From The Old Club: The History of the Christchurch Football Club 1863 -2013.
Written by Tony Murdoch
When the 1924 All Black Invincibles played Wales Neil McGregor, playing at first 5/8 was required to stem numerous dribbling raids by the marauding Welsh forwards. Time and again he flung himself at their feet, stopping the rushes and receiving numerous bruises for his troubles. Well respected rugby judge Norman McKenzie later wrote that McGregor would “stop a train or try to.” Neil McGregor’s hard-nosed and skilful play on the field was matched by his whole-hearted commitment to the Christchurch Club either as a coach or around the committee table. His on-field leadership was critical in the two championship wins in 1927 and 1930 and then later during the hard days of World War II he was a resolute voice in the drive to keep the club afloat. His efforts were rewarded with life membership but he remained committed to rugby and at a late stage in his life he was coach of a very enterprising Nelson team in the 1960s.
Neil McGregor was a key member of that great All Black team playing 20 of the 30 games on that tour, including the Welsh and England tests. Usually at 1st 5/8 he possessed good hands, a keen tactical awareness and was a superb tackler. At a little over 10 stone he was versatile enough to play at half back and centre for Canterbury as well as either 1st or 2nd 5/8. His form on the 1924 tour was such that he became a key part of the backline and it is said his skilful passing allowed Bert Cooke and Mark Nicholls the room to display their abundant attacking skills. Moreover it was known that in tough matches Nicholls preferred to be away from the forwards and as Beau Cottrell related could over-read plays so that he was out of the defensive line. McGregor’s team-mate, Bill Dalley, said of him, “he was a grand five-eight, no doubt about that. When he was playing the game he never gave up… he was one of the best tacklers in the game when I was playing.”
He was born in Central Otago and attended Gore High School playing in the 1st XV for 2 seasons and then playing for Pirates in the local competition. He then moved to Wellington and briefly represented that province before moving south and joining the Christchurch club in 1924. In that year he trialed for the All Blacks but did not make his debut for Canterbury until 1925 and strangely played only 15 matches for the province over a 6 year period. McGregor played the first of his 15 matches for Canterbury in 1925 and in the 1927 season was the provincial side’s captain. Canterbury beat Manawhenua in 1927 for the Ranfurly Shield, the first occasion a Canterbury side had lifted that trophy.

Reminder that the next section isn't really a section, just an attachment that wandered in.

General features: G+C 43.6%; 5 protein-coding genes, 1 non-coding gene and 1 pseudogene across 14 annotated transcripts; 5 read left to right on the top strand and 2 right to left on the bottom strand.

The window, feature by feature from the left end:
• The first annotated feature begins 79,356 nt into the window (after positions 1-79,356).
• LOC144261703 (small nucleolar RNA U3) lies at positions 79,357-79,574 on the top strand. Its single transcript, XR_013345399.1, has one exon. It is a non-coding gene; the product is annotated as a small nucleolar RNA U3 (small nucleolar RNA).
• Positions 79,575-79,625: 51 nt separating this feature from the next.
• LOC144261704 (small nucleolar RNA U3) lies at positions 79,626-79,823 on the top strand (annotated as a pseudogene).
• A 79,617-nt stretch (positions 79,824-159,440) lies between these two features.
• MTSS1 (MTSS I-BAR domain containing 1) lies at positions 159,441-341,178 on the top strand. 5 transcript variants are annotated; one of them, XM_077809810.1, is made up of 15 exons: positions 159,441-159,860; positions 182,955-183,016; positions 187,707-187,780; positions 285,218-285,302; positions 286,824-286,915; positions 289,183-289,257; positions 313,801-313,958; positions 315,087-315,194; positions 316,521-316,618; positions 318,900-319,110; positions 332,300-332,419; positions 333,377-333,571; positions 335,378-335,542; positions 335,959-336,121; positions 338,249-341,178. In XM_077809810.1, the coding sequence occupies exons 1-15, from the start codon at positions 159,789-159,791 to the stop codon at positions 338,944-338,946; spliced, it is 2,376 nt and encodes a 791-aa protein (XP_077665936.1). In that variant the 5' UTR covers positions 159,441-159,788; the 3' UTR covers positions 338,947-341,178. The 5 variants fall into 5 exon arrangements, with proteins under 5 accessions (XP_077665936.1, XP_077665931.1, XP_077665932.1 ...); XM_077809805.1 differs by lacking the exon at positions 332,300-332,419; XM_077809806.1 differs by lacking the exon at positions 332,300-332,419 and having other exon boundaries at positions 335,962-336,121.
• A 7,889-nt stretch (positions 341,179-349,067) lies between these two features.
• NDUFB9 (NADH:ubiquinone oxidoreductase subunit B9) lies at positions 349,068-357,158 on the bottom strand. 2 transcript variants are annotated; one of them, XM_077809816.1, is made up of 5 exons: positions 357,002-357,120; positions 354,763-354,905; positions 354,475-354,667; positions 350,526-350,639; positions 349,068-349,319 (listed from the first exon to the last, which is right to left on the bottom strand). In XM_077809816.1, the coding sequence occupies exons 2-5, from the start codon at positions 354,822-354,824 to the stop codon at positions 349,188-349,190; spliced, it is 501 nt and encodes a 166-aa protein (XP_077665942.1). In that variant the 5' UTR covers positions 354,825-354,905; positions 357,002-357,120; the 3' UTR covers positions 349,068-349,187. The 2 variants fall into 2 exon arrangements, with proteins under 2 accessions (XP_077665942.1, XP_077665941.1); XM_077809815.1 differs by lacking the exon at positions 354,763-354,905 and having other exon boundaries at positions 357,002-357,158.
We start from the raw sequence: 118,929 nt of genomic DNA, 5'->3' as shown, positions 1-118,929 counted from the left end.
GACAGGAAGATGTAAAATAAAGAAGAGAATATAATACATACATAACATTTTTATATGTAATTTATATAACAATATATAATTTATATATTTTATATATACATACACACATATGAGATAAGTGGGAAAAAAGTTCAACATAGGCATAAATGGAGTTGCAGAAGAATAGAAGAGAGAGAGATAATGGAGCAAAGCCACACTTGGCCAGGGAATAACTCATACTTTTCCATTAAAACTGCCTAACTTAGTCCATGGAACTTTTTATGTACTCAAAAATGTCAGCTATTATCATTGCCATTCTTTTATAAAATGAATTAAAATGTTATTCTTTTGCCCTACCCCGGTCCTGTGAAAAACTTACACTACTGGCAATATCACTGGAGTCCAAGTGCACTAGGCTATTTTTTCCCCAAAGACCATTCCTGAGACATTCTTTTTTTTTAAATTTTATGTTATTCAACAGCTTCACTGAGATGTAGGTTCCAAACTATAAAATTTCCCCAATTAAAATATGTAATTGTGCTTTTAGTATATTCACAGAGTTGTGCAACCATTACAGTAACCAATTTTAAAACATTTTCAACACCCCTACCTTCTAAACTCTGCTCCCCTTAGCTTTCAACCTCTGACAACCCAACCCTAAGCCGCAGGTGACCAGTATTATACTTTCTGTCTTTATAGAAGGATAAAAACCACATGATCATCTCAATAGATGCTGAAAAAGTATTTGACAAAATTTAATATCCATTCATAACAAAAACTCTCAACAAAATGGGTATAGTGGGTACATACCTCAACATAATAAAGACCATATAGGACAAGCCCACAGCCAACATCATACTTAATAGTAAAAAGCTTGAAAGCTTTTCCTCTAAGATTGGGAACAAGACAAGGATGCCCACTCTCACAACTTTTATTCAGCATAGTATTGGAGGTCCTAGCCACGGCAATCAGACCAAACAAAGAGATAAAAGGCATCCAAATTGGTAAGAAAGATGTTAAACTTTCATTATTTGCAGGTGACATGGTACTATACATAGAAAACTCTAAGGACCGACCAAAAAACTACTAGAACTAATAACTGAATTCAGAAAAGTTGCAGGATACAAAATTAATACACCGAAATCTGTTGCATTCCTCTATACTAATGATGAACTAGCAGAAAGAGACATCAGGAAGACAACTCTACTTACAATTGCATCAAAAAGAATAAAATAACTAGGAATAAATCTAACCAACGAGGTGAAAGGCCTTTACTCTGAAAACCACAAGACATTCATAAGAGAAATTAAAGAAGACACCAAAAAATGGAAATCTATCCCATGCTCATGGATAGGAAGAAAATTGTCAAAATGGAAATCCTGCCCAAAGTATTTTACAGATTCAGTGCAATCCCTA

Sadly his contribution to the 1928 All Blacks tour of South Africa was not great, playing only 4 games and battling injury for much of the time. In some ways this was not a happy tour. Terry McLean in his book Rugby Legends, describes the manager, WF Hornig as “the worst manager of an All Black touring team” and questions were raised over a split between Maurice Brownlee, the captain, and Mark Nicholls the vice-captain - a man known to be strongly opinionated. McGregor’s Christchurch teammate Alan Robilliard denies the split but there is a strong suspicion that Nicholls surprising omission from the first three tests had something to do with McGregor and Ron Stewart from South Canterbury who were members of the selection panel, and both had been in the 1924 team. Terry McLean believes that both carried grudges against Nicholls from that tour and this was allowed to fester and manifested itself in the non-selection of Nicholls.
In 1929 after returning from the South African tour he became player coach of the Christchurch seniors and quickly fashioned one of the club’s great senior combinations winning the 1930 championship and then the Payne trophy at the time the trophy. This was the trophy for the victor between the Christchurch and Dunedin competition winners.
For a time Neil McGregor’s playing career merged with his off-field work. He joined the committee in 1925 and over the years served in a number of positions including deputy club captain, delegate to the CRFU and vice-president. It was his term as club captain during World War II that is worthy of further mention. The exodus of young men into the armed forces placed the club in a difficult position and the uncertainty around entering teams and keep them going was a never-ending battle. By 1941 there was talk about an amalgamation and there was some logic in linking with the Merivale Club, previously spawned from the CFC. This amalgamation lasted one season and McGregor was a leading advocate of abandoning the scheme and going alone.
In 1936 he was deservedly made a life member and always retained a keen interest in the Club. McGregor retained an interest in rugby, especially in coaching. From 1961 - 1963 he was a selector-coach of the Nelson representative side and from 1965 - 1968, by which time he was well into his 60s, he acted as a South Island selector. Bruce McPhail recalled his influence on the Nelson team saying that McGregor had devised a backline move and the team had practiced all year. In the final game, “against Wellington B at Athletic Park we worked it and it went perfectly and we scored…the whole crowd cheered and Neil was ecstatic.”
Seasons for CFC: 1923 - 1931
Matches For Canterbury: 15
Matches for South Island: 4
Matches For New Zealand: 27